Farm to School Supports National School Lunch Week

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Volume 3, Issue 26, October 11, 2017

The Dirt - New and Notes from FNS's Office of Community Food Systems
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Promote Your Farm to School Activities This Month!

Using social media to share your Farm to School Month activities? If so, use #farmtoschool and #F2SMonth. We want farm to school to trend this October!

Connecticut's HardCORE Apple Challenge Poster

Connecticut’s HardCORE Farm to School Month Promotion

Partners in Connecticut – including the State Department of Education, Cooperative Extension, and FoodCorps – are joining forces behind a statewide celebration of National Farm to School Month. The HardCORE CT Apple challenge encourages school districts to promote local foods and spread awareness about the importance of food education. All schools and districts in Connecticut are encouraged to participate by sourcing local apples during the month of October, placing signage so students and staff know where they came from, and asking students to:

1. Eat a #CTGrown apple down to its core;
2. Try 2 different types of #CTGrown apples; or,
3. Visit a local apple orchard. 

Schools are encouraged to share how they are taking the HardCORE CT Apple challenge by tagging @CTFarmToSchool on Facebook or Instagram and using the hashtags #CTAppleChallenge & #CTGrown! CT’s Farm to School Collaborative has made it easy for users with an Apple Challenge Toolbox, complete with promotional materials, recipes, procurement tips, and ready to go communications templates. Happy crunching, Connecticut!

Farm to School Supports National School Lunch Week

October 9 - 13, 2017 is National School Lunch Week and Columbia Public Schools is creating a buzz in the lunchroom! They have hydroponic towers in the classroom, garden bars in the cafeteria, and school gardens outside. With all of these growing spaces, they have a lot of options for lunch. Students can choose from watermelon, granny smith, Jonathon, red delicious, cameo, fuji, tomatoes, heirloom tomatoes, cherry tomatoes, green tomatoes, eggplant, zucchini, cucumbers, yellow zucchini, yellow squash, green peppers, colored peppers, red onion, yellow onions, green beans, and winter, spaghetti, butternut and acorn squashes.

Check out their twitter feed @cpsLunch to get a glimpse of their farm to school activities!

Chef providing student's a taste test

Resources, Webinars, and Funding

Kids holding chard

2018 Farm to School Grant Request for Applications (RFA) Webinars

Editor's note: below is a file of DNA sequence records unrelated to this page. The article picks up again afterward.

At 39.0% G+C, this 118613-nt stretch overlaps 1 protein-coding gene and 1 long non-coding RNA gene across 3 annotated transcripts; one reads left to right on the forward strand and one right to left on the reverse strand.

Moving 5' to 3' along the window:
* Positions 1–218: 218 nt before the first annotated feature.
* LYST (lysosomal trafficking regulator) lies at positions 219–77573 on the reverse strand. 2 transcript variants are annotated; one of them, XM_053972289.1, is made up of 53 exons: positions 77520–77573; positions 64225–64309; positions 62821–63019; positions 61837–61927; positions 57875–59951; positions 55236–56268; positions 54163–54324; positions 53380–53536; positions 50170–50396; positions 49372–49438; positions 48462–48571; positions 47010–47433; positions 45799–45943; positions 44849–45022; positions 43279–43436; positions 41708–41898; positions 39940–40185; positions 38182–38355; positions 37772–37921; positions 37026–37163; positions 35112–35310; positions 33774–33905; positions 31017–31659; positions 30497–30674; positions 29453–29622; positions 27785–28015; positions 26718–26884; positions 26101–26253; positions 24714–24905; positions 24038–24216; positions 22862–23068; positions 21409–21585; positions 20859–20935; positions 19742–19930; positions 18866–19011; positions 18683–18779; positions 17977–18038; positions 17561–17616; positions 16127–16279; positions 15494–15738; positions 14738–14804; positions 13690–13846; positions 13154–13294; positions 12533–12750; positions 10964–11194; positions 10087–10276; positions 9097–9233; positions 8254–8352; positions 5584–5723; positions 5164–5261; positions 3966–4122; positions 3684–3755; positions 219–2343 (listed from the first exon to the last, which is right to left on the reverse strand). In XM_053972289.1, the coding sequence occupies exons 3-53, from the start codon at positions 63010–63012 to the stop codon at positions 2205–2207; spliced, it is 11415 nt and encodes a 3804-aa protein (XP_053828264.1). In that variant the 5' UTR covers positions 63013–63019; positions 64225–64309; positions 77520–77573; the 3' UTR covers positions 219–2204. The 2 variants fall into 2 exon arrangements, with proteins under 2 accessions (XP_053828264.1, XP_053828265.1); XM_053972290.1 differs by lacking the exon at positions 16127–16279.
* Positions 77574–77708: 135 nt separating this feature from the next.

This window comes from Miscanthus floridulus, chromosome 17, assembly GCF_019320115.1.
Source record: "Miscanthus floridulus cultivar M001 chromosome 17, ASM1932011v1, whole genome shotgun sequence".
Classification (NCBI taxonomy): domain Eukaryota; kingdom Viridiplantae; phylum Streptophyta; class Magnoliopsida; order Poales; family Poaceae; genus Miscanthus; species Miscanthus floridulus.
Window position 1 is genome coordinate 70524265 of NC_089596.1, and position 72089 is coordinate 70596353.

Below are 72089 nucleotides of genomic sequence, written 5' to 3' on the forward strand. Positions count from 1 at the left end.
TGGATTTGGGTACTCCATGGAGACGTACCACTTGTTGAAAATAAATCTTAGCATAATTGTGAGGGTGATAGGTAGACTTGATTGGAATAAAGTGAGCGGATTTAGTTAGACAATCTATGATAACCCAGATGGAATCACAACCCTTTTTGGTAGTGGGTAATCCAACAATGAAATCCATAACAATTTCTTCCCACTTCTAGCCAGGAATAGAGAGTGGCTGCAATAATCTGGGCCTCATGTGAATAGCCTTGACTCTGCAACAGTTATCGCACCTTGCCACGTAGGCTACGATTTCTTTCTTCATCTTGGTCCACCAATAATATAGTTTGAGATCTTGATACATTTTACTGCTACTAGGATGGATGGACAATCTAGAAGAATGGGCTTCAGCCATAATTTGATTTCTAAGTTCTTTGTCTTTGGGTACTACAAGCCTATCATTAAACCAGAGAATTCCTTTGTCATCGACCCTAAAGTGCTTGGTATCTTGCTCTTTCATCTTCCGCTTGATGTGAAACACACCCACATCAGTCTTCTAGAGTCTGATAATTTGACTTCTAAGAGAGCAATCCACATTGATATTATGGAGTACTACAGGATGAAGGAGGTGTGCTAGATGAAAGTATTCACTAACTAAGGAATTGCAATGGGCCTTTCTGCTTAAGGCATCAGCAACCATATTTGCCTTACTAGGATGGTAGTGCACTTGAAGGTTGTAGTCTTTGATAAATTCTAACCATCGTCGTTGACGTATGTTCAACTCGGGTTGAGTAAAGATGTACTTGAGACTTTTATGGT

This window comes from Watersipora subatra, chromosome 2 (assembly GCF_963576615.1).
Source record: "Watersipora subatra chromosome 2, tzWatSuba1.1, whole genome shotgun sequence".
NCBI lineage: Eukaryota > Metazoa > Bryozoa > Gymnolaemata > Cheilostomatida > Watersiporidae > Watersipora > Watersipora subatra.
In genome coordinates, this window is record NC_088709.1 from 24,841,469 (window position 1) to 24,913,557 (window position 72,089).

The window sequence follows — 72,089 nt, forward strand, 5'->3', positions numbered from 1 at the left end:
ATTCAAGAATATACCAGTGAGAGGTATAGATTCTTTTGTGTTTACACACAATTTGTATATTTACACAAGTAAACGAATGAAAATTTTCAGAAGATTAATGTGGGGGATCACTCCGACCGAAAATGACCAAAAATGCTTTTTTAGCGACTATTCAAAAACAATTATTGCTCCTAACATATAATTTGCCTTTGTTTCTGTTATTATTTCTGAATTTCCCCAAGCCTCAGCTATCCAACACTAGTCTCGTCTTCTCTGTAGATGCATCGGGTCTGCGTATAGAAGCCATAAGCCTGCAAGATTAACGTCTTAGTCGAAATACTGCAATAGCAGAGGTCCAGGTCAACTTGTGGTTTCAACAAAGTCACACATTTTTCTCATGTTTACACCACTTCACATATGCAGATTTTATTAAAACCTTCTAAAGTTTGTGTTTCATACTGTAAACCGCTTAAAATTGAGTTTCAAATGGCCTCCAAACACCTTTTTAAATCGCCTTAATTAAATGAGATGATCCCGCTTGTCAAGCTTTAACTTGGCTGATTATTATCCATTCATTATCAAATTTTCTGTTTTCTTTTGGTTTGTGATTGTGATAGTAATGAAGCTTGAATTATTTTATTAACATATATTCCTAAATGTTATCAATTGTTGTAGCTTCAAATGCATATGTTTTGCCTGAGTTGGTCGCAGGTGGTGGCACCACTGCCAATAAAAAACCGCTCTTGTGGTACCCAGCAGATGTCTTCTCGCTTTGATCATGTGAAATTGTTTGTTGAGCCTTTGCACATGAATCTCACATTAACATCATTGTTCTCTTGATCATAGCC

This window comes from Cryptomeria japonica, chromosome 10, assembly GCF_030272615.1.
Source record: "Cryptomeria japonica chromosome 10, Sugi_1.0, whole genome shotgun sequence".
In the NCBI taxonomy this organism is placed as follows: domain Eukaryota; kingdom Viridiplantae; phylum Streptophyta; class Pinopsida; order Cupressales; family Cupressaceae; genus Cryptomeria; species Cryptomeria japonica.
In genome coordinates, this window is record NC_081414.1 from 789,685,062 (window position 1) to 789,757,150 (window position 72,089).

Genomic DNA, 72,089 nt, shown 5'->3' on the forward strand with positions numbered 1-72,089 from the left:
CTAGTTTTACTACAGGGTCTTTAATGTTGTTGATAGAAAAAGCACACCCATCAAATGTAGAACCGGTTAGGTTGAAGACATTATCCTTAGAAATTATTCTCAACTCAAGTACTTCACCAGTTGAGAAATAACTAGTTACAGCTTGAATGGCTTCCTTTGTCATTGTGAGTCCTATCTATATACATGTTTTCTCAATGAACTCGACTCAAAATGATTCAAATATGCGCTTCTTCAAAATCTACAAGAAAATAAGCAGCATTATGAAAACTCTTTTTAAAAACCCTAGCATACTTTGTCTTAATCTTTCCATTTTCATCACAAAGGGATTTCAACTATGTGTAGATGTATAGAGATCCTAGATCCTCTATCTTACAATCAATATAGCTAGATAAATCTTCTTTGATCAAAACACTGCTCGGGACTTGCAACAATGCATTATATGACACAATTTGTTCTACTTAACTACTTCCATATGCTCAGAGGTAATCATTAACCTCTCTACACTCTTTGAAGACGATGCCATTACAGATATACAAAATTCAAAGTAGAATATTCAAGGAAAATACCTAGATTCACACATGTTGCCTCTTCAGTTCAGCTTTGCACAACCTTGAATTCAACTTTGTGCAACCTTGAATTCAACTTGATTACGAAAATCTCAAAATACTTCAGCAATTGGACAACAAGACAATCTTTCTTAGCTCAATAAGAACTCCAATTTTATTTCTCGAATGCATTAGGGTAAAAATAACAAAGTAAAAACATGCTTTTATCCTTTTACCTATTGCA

Last week, the USDA Office of Community Food Systems (OCFS) released the FY 2018 Farm to School Grant RFA. These webinars will provide an overview of the Farm to School Grant RFA for schools and districts, State agencies, and Indian tribal organizations . Learn about the goal of this funding opportunity, eligibility requirements, the application process, and how to set you and your team up for grant application success!

  • FY 2018 Farm to School Grant RFA Webinar
    Date: Monday, October 16, 2017 at 3:00pm EDT Register now!

  • FY 2018 Farm to School Grant RFA Webinar – State Agencies
    Date: Tuesday, October 17, 2017 at 3:00pm EDT
    This webinar is tailored to state agencies who are interested in crafting a Farm to School Grant proposal. Register now!

  • FY 2018 Farm to School Grant Application Process: Engaging Tribal Communities & Producers
    Date: Wednesday, October 18, 2017 at 3:00pm EDT
    This webinar is tailored to applicants interested in crafting proposals that will serve Native communities. Register now!
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National Farm to School Month: Early Care Education (ECE) Webinar

Date: Tuesday, October 17, 2017 @ 12:00pm EDT

The Society for  Nutrition Education and Behavior is hosting a live webinar to celebrate National Farm to School Month.

This webinar is a great opportunity to learn more about farm to ECE, a suite of activities and strategies that entails three core elements, including the use of local foods in meals and snacks, gardening opportunities, and food-based learning activities implemented in the ECE setting. Join speakers from the National Farm to School Network (NFSN) and Arizona State University to learn about opportunities to celebrate National Farm to School Month and the vast array of benefits of farm to ECE for children, families, and communities.

Webinar speakers include: